Jordanes was a Roman clerk living in the 6th century, who in later life turned to writing historical accounts. One is the Romana, an excerpt of the highlights of Roman history and the other is the Getica, telling the history of the Goths. Unfortunately, Jordanes is mixing up Goths and Getae, the latter being a Thracian or Dacian tribe. The reason for the confusion is that both tribes lived in what is now Romania. As an overall work of history about the Goths the Getica is pretty worthless, but Jordanes uses sources now lost and only available through the Getica. The most important is Cassiodorus’ account of the Goths.
The Goths were driven away by the Huns in the 370s – though some Gothic tribes joined the Huns - and they wondered where the Huns so suddenly came from. This question is still asked by modern historians, but few would support the version below. Jordanes tells that some Gothic witches were driven away by king Filimer and that in the desert they had intercourse with evil spirits. The product of this union are the Huns, which according to all classical accounts were very ugly and only had a vague resemblance with human beings. No wonder: they lived in swamps as a dwarfish, repulsive and poor sort of humans (minutum, tetrum atque exile quasi hominum genus).
Jordanes refers to an ancient source (ut refert antiquitas), but fails to tell which source. Whoever it wrote had certainly some biblical connotations in mind. It could be that it comes from Jordanes himself, but on the other hand the word Haliurunnas is definitely Germanic (for details see my notes). So it could be that Jordanes has used some obscure (Greek?) source going back to a Gothic original. We will never know…
XXIV. 121 Post autem non longi temporis intervallo, ut refert Orosius, Hunnorum gens omni ferocitate atrocior exarsit in Gothos. Nam hos, ut refert antiquitas, ita extitisse conperimus. Filimer rex Gothorum et Gadarici magni filius qui post egressu Scandzae insulae iam quinto loco tenens principatum Getarum, qui et terras Scythicas cum sua gente introisse superius a nobis dictum est, repperit in populo suo quasdam magas mulieres - quas patrio sermone Haliurunnas is ipse cognominat - easque habens suspectas, de medio sui proturbat longeque ab exercitu suo fugatas in solitudinem coegit errare. 122 Quas spiritus inmundi per herimum vagantes dum vidissent et eorum conplexibus in coitu miscuissent, genus hoc ferocissimum ediderunt, quae fuit primum inter paludes; minutum, tetrum atque exile quasi hominum genus nec alia voce notum nisi quod humani sermonis imaginem adsignabat. Tali igitur Hunni stirpe creati Gothorum finibus advenerunt.
post intervallo: in Classical Latin post intervallum
ardeo arsi arsum: to blaze, rage
extitisse; to have come into existence (In Classical Latin only the present is found)
comperio: to learn, understand
Filimer: the historicity of this king has been doubted.
Gardaricus: this name is Gothic enough, but again, historians are not sure about the historicity.
Scandza insula: Gotland
quinto loco = quintum locum (what is meant is that Filimer was the fifth king after the Goths left Gotland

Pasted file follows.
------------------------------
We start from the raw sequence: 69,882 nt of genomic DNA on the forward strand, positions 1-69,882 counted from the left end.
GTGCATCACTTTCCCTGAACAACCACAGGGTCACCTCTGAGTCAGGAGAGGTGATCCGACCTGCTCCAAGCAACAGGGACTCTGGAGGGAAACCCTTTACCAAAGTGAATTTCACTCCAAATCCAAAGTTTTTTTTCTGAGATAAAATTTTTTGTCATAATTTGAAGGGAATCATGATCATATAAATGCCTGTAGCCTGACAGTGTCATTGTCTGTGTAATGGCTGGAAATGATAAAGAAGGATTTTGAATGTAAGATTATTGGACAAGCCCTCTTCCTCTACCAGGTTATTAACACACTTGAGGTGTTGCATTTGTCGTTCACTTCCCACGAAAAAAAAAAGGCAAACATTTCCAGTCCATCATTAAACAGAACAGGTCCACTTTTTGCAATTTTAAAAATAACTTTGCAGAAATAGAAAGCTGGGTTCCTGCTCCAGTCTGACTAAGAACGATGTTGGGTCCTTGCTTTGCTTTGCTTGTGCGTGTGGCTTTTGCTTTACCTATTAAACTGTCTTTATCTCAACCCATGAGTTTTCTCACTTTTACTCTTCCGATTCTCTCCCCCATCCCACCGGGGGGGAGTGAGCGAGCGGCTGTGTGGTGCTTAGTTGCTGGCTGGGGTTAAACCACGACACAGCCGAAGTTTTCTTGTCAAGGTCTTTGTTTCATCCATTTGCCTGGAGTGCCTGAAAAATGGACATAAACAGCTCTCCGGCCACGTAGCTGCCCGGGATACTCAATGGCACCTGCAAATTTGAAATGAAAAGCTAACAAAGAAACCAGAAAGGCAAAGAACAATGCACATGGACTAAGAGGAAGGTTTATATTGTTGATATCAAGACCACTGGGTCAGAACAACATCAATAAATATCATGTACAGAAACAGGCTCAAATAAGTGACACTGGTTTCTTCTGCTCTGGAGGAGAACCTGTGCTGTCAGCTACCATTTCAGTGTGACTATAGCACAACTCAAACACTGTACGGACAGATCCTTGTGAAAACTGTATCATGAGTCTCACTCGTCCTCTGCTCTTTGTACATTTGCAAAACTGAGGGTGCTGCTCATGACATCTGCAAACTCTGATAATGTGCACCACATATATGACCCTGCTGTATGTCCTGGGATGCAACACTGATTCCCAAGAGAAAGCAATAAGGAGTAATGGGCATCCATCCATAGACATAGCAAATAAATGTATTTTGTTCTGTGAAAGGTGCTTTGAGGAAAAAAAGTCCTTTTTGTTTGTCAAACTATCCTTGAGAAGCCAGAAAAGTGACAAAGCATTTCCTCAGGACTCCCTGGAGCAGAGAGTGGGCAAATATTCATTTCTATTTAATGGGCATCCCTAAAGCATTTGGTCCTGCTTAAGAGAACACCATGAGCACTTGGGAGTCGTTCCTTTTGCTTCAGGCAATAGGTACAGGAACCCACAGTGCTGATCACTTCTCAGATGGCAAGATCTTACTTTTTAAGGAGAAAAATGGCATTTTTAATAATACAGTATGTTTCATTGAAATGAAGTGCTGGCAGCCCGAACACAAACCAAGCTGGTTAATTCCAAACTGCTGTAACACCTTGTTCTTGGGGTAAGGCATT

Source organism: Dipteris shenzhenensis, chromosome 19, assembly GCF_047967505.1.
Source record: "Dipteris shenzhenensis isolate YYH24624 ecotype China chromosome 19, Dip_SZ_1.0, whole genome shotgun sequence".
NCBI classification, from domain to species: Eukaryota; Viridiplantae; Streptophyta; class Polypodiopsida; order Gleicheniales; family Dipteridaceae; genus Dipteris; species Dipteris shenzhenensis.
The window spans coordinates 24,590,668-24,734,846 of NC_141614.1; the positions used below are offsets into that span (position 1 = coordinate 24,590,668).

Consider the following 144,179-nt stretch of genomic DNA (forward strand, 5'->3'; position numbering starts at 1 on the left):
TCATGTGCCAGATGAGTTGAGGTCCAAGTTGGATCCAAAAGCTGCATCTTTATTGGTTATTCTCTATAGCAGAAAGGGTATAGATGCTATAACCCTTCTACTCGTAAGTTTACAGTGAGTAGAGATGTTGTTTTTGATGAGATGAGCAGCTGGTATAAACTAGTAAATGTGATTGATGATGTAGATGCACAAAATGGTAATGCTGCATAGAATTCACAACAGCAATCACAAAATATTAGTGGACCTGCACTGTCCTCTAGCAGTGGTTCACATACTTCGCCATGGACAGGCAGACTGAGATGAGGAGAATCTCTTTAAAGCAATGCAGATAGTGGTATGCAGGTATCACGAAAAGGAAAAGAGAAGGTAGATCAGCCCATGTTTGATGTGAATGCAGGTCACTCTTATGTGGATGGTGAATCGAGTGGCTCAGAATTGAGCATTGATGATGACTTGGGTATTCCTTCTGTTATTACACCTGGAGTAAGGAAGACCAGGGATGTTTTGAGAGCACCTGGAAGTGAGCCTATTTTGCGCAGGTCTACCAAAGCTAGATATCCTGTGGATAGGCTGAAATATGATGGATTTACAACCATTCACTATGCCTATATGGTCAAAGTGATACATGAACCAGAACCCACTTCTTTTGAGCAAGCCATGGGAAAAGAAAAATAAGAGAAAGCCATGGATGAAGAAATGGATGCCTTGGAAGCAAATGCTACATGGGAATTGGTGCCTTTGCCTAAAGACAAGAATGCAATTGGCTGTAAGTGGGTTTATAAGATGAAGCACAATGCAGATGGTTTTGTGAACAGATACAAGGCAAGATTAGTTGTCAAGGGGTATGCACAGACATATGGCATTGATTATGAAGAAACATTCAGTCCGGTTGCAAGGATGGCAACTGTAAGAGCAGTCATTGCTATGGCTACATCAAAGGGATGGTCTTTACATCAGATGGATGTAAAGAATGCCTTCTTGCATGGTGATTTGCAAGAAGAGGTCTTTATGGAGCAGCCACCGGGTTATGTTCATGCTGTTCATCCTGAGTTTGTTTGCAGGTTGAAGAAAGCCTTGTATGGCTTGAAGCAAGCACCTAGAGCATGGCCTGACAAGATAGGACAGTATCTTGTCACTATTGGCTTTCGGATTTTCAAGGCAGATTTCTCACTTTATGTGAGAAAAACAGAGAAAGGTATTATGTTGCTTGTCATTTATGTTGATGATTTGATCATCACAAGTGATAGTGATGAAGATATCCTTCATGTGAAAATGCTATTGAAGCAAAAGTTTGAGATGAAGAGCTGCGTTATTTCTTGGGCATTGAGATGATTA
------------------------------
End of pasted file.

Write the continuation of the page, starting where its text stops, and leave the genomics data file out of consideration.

superius: i.e. in an earlier part of the Getica
reperio reperi (repperi) repertum: to find, discover
magas mulieres: witches (In Germanic tribes some women had the power of divination and this is probably what is meant. Once in Dacia the Goths were Christianized and it is likely that if indeed Jordanes uses an unknown Gothic source, these women were now seen from a Christian perspective.)
Haliurunnas: cf. Old-English helruna `demon’, Old High-German helliruna `necromantia’, halja is the Old –Norse name for the realm of the death (hence `hell’)
proturbo: to drive away
inmundus: unclean (for Immundus spiritus cf. i.a.. Marc 1,26: Et discerpens eum spiritus immundus. So the wording has a biblical connotation.)
herimum = desert (also in the New Testament the place where immani spritus dwell.)
complexus, -us (m.): embracing
et eorum conplexibus in coitu miscuissent: cf. Homeric φιλότητι μιγήμεναι `to mingle in love’, but in coitu is not exactly φιλότητι. As this narrative has a Christian frame, this description is meant to be derogatory.
edo: to bring forth
palus, paludis (f.): swamp
imaginem adsignabat: has been marked as an imitation of
stirps stirpis (f.): race, stock
Translation by Charles C. Mierow (Princeton University Press, 1915),
But after a short space of time, as Orosius relates, the race of the Huns, fiercer than ferocity itself, flamed forth against the Goths. We learn from old traditions that their origin was as follows: Filimer, king of the Goths, son of Gadaric the Great, who was the fifth in succession to hold the rule of the Getae after their departure from the island of Scandza,--and who, as we have said, entered the land of Scythia with his tribe,--found among his people certain witches, whom he called in his native tongue Haliurunnae. Suspecting these women, he expelled them from the midst of his race and compelled them to wander in solitary exile afar from his army. There the unclean spirits, who beheld them as they wandered through the wilderness, bestowed their embraces upon them and begat this savage race, which dwelt at first in the swamps,--a stunted, foul and puny tribe, scarcely human, and having no language save one which bore but slight resemblance to human speech. Such was the descent of the Huns who came to the country of the Goths.